Men carry handbags
This is more of an observation, but many young Chinese men will carry their girlfriend’s handbag or purse. Occasionally, it may be their own. Perhaps it is a way to show their gentlemanly traits, or it is part of a fashion statement. Either way, don’t be alarmed if you see many men with a designer bag draped over their arm.
Gift giving rules
Even if a gift is very much wanted, it is customary to refuse the gift at least once. The person giving the gift must insist that the receiver takes the gift. It is also important to note that gifts aren’t usually opened in front of the gift giver, they are put away and opened later in private.
Order of names
The Chinese are a fairly formal bunch, when introducing themselves they say their surname then their first name. You will often find that names are also published in this format.
Education wasn’t always a priority
The Chinese are notorious for having a highly intensive educational system. In fact, formal schooling usually begins around the age of two and is compulsory for at least nine years. This hasn’t always been the case. Before the Communist party took over in 1949, 80% of China’s population was illiterate and enrollment at elementary school was less than 20%. More recent figures show that China’s youth have 99% literacy rate and a 99% elementary school enrollment rate, a vast improvement over the past 60 years.
It may be upsetting for some to hear that the fortune cookie is not traditionally Chinese. In fact, the tasty cookies that ate broken to reveal your future were actually invented in San Francisco. If this is your favorite part if your Chinese meal, you’d better stick to the westernized take away version.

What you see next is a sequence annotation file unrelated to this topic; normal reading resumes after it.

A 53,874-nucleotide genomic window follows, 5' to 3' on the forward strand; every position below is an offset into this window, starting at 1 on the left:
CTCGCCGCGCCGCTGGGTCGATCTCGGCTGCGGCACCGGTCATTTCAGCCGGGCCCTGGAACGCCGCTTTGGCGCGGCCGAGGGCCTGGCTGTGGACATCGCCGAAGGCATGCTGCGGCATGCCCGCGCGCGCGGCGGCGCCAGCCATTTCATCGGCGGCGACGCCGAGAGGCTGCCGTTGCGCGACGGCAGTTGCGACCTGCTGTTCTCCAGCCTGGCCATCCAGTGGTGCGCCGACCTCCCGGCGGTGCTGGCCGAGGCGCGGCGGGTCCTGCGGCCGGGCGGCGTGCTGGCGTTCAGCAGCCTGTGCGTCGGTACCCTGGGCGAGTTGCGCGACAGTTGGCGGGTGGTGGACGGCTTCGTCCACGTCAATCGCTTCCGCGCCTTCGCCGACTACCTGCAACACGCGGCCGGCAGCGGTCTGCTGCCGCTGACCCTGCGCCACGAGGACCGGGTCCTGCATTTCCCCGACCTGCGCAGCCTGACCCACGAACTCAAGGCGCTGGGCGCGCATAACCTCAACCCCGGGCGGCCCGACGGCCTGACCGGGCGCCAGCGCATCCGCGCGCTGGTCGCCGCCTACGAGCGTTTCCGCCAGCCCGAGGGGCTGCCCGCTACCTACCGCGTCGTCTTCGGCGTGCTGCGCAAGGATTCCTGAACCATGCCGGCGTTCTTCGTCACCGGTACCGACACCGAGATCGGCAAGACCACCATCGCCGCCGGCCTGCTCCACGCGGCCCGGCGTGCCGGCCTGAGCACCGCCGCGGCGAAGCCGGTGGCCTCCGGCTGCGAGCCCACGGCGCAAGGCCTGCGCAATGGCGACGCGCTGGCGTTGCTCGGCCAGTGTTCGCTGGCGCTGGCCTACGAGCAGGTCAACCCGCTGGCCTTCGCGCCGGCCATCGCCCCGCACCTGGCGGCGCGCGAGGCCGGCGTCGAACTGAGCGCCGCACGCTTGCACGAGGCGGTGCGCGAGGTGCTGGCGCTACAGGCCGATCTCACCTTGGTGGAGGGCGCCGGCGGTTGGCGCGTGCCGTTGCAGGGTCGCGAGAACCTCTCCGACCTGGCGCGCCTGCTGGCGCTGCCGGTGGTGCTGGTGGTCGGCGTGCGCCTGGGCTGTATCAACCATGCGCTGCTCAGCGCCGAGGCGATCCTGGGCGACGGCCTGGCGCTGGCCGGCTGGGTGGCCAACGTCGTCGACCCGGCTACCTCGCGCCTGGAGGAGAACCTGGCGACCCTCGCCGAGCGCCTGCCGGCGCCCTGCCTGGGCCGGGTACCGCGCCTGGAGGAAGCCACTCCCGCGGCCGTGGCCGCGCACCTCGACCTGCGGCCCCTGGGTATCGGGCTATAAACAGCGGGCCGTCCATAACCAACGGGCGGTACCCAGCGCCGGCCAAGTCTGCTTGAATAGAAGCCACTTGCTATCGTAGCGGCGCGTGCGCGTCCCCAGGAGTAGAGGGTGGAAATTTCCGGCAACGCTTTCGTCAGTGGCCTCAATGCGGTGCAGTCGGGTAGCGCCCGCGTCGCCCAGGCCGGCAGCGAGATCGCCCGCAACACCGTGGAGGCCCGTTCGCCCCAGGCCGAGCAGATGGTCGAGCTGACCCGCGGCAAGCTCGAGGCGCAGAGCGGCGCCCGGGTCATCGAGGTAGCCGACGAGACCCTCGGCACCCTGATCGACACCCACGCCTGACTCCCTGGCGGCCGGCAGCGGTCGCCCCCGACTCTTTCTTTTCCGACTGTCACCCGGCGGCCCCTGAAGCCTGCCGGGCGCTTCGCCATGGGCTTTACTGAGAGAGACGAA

When describing yourself to others you probably point to your chest. Because you might do this without even realizing it, it may seem odd that the Chinese will indicate themselves by pointing to their nose.
Tea is a very common beverage in China, in fact it was invented there. The way you drink your tea can show your social status. Welcoming visitors into your home is usually done with a pot of tea. Concluding business transactions is also usually done with a tea ceremony.
It may seem strange that a country as large as China only has one timezone. This causes problems for airports, schools and train stations who need to operate on strange schedules. In some places the sun doesn’t rise until 10am, or later, and people eat dinner at midnight!
You are probably more than aware that at Chinese celebrations red is the chosen color for decorations and clothing. This isn’t because they simply like the color or that it matches the décor, rather because in Chinese culture the color red symbolizes happiness.
Like most international food cultures, what you find in the originating country is quite different to the westernized version many are used to. Chinese food in China is comprised of a unique blend of herbs and spices, and are filled with many fruits and vegetables that you may never have heard of. They also eat just about anything that moves. Tourists are often shocked to see dishes containing dog, scorpions, insects, snakes, rats, pig’s ears and boiled blood!